Comment: Re:Location, location, location (Score 1) 452

by radl33t (#36671922) Attached to: Renewable Energy Production Surpasses Nuclear In the US
As it is, bird people, environmentalists and "I don't want to see it but I want the benefits from it" people don't want wind and solar stuff all over the landscape.
Some. Other greenies quite like them. I'd wager that just about everybody prefers them to cooling towers and open pit mines.

Wind and solar take a LOT of space.
We have a lot of space.

Geothermal energy is one usually of opportunity and while technically it's everywhere, tectonically, it's not quite as available everywhere.
We won't use it everywhere.

And here's a thing -- even if we shut everything down now, we're already past the point of no return where global warming is concerned. We are going to see a continuation of a change in global weather patterns which mean rain, wind and water will all continue to change movement patterns which will transform where farming is done and more. What is a good location today, will not likely be a good location tomorrow and we don't really know yet where the good locations of tomorrow will be.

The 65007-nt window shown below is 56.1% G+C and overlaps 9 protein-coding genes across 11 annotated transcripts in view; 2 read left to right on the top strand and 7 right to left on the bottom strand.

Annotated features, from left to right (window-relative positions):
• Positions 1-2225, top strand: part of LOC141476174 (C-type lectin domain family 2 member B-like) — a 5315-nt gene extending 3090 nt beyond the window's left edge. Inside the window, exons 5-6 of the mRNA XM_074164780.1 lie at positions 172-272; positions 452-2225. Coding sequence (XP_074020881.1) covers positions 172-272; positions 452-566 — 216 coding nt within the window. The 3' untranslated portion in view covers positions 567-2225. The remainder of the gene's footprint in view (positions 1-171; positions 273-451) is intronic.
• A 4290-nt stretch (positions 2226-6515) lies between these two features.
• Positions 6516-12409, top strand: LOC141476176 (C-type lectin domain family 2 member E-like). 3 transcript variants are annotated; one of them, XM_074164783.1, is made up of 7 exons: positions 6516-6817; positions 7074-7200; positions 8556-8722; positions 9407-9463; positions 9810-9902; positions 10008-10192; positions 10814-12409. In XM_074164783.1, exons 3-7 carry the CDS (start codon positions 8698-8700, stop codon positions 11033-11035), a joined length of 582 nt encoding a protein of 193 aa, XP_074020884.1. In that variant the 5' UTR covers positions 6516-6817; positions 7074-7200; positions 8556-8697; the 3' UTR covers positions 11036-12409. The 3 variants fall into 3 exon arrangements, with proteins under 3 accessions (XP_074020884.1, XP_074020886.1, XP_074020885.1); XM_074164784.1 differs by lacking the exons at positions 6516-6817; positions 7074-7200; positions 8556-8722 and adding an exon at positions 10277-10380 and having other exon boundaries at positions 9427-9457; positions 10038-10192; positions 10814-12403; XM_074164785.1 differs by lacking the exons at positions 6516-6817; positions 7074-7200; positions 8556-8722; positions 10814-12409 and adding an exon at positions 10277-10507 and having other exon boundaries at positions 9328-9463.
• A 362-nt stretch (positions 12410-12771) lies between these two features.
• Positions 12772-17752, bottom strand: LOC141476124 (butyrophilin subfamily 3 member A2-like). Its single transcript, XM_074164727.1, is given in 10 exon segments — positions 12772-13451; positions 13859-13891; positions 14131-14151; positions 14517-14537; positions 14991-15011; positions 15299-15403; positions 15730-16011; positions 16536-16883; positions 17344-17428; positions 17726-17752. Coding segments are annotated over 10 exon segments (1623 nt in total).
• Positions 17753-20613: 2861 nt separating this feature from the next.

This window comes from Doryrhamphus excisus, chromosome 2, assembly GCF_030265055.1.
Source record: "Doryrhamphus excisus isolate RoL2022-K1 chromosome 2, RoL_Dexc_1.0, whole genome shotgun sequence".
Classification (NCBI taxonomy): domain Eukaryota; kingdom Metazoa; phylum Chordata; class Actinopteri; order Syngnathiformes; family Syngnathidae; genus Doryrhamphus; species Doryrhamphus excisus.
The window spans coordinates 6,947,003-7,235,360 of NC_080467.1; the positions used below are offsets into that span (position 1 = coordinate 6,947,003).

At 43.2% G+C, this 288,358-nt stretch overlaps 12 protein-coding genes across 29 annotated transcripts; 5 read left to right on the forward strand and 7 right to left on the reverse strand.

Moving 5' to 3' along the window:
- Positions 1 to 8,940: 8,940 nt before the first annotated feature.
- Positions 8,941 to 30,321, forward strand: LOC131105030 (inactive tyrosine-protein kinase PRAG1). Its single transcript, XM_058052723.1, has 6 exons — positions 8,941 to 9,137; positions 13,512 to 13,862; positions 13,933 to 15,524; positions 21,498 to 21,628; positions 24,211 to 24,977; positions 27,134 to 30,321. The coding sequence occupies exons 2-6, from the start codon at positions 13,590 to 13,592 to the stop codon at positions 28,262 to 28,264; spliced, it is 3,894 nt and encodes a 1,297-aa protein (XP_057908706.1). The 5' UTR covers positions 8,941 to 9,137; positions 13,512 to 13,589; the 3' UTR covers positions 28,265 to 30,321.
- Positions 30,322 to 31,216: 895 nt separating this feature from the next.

First, this is not the thing, as in [many peer reviewed citations needed]. Secondly, humans are adaptable. Some of us will carry on despite any extreme changes in climate. Thirdly, global geoengineering projects are not out of the question.

We don't need figures saying what we can and are doing today, we need to know if it's even possible to do what we wish for. Can we get 100% clean? If so, how can we do it? Is it sustainable? I'd really like to know. Why do you want to know? Do you want to hear the answers are "No" so you can admit defeat / not change / accept some other status quo ? Sustainability is an impossible dream. Go buy a V8 coupe and eat some grapes from Honduras, may as well enjoy the party? I'm sure you'll find that more palatable then: 1) abandon your car and AC 2) stop eating meat and processed & imported food 3) lower your thermostat or actually "engineer" residential construction 4) don't buy stupid shit. If a majority of people did these simple things, we could start abandoning large portions of our energy infrastructure (think 20 - 80%), (fortunately/unfortunately) we also dismantle similar portions of our economy.

backups: always in season, never out of style.